One of my bosses once told me that all he expected was "a fair day's work for a fair days pay". At the time I did not understand how that simple sentance made so much sense. He wasn't trying to cheat me. He was just stating a fact.

        Today, as I manage my employees and my customers, I often think of that simple statement. Our small company provides safe work conditions, health insurance, paid personal time off, training and as high a paycheck as we can afford. In several instances I've hired employees and paid them more than I was making.

        There are scoundrels out there that call themselves employers. Several of the posts that I've read have offered good advice to those that are working for them, work somewhere else.

        Usually, good employees will find good employers. Some advice to those who are still reading this post, if you think that you are not being treated fairly, evaluate yourself.
        • Are you dependable?
        • Is your work the highest quality that you are capable of producing?
        • Are you honest or do you make certain you use all of your sick days even if you're not sick?
        • Do you show up a few minutes early or just on time?
        • Do you get in line a few minutes early and wait to punch out or do you simply punch out on time?
        • Are you courteous to your fellow employees?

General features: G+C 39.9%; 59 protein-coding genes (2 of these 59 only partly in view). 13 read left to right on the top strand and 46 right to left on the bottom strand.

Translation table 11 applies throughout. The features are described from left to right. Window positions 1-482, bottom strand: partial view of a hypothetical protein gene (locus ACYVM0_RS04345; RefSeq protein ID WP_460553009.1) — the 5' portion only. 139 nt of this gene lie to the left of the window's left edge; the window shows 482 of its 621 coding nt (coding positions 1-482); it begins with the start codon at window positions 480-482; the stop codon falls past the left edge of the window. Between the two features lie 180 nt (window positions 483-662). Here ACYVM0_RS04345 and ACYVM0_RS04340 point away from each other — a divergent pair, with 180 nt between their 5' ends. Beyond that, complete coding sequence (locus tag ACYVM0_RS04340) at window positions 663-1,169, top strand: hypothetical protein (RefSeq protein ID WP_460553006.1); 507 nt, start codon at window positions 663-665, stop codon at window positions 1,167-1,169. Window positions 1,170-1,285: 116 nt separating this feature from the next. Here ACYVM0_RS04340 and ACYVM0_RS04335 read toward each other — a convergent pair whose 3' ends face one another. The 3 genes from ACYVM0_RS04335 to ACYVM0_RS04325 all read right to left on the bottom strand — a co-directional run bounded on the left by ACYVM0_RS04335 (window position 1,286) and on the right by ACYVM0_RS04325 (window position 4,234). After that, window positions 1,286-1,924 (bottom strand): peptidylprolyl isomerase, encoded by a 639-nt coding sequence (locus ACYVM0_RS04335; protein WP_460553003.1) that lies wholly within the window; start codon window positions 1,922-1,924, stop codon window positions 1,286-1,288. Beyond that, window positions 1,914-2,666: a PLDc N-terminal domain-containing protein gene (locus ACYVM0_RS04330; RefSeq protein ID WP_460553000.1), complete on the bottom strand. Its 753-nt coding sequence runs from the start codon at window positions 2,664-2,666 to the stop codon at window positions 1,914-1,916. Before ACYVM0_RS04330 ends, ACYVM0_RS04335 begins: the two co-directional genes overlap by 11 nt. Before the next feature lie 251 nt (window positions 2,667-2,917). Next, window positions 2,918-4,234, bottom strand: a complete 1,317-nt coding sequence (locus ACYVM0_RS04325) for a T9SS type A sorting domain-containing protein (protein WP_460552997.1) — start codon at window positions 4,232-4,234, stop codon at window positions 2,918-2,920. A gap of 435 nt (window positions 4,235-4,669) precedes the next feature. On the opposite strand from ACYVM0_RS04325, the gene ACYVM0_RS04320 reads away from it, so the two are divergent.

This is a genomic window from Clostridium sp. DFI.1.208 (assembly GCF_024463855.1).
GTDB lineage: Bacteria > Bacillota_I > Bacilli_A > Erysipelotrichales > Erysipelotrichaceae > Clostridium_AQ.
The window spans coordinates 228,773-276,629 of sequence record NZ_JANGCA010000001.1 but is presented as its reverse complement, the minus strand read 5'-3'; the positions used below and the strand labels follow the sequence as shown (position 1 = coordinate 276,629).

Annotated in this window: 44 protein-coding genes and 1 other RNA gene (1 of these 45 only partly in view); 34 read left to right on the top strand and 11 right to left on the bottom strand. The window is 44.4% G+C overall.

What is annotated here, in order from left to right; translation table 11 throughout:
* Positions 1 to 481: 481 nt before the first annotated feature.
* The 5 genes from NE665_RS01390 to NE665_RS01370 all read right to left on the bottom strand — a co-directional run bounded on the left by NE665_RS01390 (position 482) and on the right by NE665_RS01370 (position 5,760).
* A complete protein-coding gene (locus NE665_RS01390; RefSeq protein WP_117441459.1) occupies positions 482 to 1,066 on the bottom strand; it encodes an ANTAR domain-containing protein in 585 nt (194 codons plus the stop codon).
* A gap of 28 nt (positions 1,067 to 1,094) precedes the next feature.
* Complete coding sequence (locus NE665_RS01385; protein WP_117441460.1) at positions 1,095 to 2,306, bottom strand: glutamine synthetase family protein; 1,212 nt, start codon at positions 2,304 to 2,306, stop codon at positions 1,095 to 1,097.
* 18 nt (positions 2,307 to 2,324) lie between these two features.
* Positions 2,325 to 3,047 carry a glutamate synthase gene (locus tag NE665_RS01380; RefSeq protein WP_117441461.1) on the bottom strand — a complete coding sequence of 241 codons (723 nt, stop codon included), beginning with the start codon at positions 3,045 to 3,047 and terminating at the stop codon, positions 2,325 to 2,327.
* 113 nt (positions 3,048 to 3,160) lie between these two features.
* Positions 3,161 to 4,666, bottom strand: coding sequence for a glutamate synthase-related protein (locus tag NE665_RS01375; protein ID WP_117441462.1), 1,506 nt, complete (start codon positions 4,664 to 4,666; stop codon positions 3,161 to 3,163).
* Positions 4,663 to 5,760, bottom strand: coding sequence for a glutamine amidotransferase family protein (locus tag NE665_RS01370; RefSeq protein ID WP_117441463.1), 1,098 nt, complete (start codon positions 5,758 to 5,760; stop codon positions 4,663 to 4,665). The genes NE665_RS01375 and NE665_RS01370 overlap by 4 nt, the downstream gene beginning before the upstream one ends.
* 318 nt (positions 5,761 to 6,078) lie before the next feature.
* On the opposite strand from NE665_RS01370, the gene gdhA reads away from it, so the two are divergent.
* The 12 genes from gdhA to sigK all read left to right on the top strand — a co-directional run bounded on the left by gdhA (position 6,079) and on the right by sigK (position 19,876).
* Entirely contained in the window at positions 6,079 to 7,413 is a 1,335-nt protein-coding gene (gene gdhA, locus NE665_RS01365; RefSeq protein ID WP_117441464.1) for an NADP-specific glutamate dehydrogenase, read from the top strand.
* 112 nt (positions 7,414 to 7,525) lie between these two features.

• Do you get caught up in rumors or do you research the facts before you make statments about your employer?
        • Would you hire yourself?


        Some simple rules to work by:
        1. Is it the truth?
        2. Is it fair to all concerned?
        3. Will it build good will and better frienships?
        4. Will it be beneficial to all concerned?
        I am not now and have never been a lawyer. I am an employer, a manager and an engineer and as such I am freely offering information which you may find useful. The information is strictly my opinion, is subject to change and is not intended as legal advice. Feel free to use this information at your own risk.

        Comment


        • #5
          Good post PA employer! Good for you.

          I like your parting words. Are you a Rotarian? Because that (whatever else it may be) is the "Four Way Test" for Rotary International.

          Comment


          • #6
            4 Way Test

            Yes, I am a Rotarian; also club Past President. I included those words so that others might recognize the sincerity from which I speak.